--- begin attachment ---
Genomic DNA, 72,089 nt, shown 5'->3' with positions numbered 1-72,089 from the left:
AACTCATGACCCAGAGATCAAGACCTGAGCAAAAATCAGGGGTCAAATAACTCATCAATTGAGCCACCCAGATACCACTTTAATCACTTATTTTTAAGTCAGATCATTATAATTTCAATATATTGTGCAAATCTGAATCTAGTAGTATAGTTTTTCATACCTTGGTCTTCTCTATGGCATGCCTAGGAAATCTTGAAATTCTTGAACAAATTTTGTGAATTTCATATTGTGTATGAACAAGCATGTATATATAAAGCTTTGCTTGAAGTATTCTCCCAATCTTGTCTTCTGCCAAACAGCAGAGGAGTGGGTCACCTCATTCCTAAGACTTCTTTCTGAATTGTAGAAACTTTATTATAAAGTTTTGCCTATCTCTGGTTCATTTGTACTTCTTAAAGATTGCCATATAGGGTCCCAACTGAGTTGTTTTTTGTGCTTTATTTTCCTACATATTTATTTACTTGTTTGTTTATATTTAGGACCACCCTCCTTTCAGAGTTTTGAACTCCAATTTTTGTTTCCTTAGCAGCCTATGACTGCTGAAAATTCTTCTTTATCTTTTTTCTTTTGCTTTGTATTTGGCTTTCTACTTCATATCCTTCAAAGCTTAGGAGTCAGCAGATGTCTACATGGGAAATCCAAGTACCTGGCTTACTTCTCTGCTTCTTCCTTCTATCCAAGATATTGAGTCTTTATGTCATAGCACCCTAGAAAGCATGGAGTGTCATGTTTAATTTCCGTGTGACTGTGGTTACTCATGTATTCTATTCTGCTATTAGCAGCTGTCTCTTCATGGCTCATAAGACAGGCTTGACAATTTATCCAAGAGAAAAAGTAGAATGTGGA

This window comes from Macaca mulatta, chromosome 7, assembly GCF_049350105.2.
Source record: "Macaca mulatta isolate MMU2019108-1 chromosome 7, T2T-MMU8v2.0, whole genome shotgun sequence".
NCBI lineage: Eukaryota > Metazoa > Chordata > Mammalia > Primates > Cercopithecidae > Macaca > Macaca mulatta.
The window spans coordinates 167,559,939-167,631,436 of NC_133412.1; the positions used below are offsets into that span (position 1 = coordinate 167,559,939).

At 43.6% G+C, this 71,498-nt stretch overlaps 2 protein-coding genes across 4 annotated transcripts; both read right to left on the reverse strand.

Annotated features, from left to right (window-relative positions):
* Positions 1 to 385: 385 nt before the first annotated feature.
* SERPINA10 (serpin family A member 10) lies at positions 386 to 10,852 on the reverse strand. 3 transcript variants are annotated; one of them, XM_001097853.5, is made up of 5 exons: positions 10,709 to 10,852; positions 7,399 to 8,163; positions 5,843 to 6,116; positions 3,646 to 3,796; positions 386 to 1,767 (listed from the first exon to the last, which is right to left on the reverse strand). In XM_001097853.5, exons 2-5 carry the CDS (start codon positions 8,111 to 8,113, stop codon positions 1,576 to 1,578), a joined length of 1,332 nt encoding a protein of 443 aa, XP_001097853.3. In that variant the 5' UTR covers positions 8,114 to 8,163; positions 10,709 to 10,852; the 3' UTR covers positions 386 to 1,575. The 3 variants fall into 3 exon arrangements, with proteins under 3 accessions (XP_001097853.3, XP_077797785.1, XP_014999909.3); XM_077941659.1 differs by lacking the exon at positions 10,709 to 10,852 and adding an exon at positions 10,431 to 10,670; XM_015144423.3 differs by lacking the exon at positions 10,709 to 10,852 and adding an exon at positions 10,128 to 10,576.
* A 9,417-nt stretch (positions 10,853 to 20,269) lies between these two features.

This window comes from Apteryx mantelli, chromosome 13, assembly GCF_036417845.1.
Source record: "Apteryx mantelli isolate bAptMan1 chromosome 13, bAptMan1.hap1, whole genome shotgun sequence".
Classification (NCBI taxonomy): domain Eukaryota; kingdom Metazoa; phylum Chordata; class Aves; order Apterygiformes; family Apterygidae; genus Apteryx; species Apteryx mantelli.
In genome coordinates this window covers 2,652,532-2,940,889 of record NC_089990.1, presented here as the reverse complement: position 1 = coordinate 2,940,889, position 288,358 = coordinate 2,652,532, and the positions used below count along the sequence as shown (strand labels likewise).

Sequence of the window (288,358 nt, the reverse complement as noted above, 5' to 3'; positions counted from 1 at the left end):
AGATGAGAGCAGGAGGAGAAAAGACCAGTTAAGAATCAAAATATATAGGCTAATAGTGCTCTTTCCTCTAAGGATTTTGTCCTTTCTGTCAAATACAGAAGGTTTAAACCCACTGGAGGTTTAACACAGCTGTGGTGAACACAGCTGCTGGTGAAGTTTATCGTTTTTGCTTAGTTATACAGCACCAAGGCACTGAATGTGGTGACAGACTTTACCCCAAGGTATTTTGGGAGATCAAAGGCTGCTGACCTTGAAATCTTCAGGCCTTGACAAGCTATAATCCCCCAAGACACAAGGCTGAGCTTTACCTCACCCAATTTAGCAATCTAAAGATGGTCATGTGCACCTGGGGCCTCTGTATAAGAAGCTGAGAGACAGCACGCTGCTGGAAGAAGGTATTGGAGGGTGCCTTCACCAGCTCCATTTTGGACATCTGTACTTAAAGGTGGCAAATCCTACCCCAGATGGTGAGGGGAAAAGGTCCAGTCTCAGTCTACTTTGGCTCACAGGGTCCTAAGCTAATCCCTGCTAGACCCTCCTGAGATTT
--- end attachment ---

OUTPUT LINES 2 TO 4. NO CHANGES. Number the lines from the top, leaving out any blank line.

AACTCATGACCCAGAGATCAAGACCTGAGCAAAAATCAGGGGTCAAATAACTCATCAATTGAGCCACCCAGATACCACTTTAATCACTTATTTTTAAGTCAGATCATTATAATTTCAATATATTGTGCAAATCTGAATCTAGTAGTATAGTTTTTCATACCTTGGTCTTCTCTATGGCATGCCTAGGAAATCTTGAAATTCTTGAACAAATTTTGTGAATTTCATATTGTGTATGAACAAGCATGTATATATAAAGCTTTGCTTGAAGTATTCTCCCAATCTTGTCTTCTGCCAAACAGCAGAGGAGTGGGTCACCTCATTCCTAAGACTTCTTTCTGAATTGTAGAAACTTTATTATAAAGTTTTGCCTATCTCTGGTTCATTTGTACTTCTTAAAGATTGCCATATAGGGTCCCAACTGAGTTGTTTTTTGTGCTTTATTTTCCTACATATTTATTTACTTGTTTGTTTATATTTAGGACCACCCTCCTTTCAGAGTTTTGAACTCCAATTTTTGTTTCCTTAGCAGCCTATGACTGCTGAAAATTCTTCTTTATCTTTTTTCTTTTGCTTTGTATTTGGCTTTCTACTTCATATCCTTCAAAGCTTAGGAGTCAGCAGATGTCTACATGGGAAATCCAAGTACCTGGCTTACTTCTCTGCTTCTTCCTTCTATCCAAGATATTGAGTCTTTATGTCATAGCACCCTAGAAAGCATGGAGTGTCATGTTTAATTTCCGTGTGACTGTGGTTACTCATGTATTCTATTCTGCTATTAGCAGCTGTCTCTTCATGGCTCATAAGACAGGCTTGACAATTTATCCAAGAGAAAAAGTAGAATGTGGA

This window comes from Macaca mulatta, chromosome 7, assembly GCF_049350105.2.
Source record: "Macaca mulatta isolate MMU2019108-1 chromosome 7, T2T-MMU8v2.0, whole genome shotgun sequence".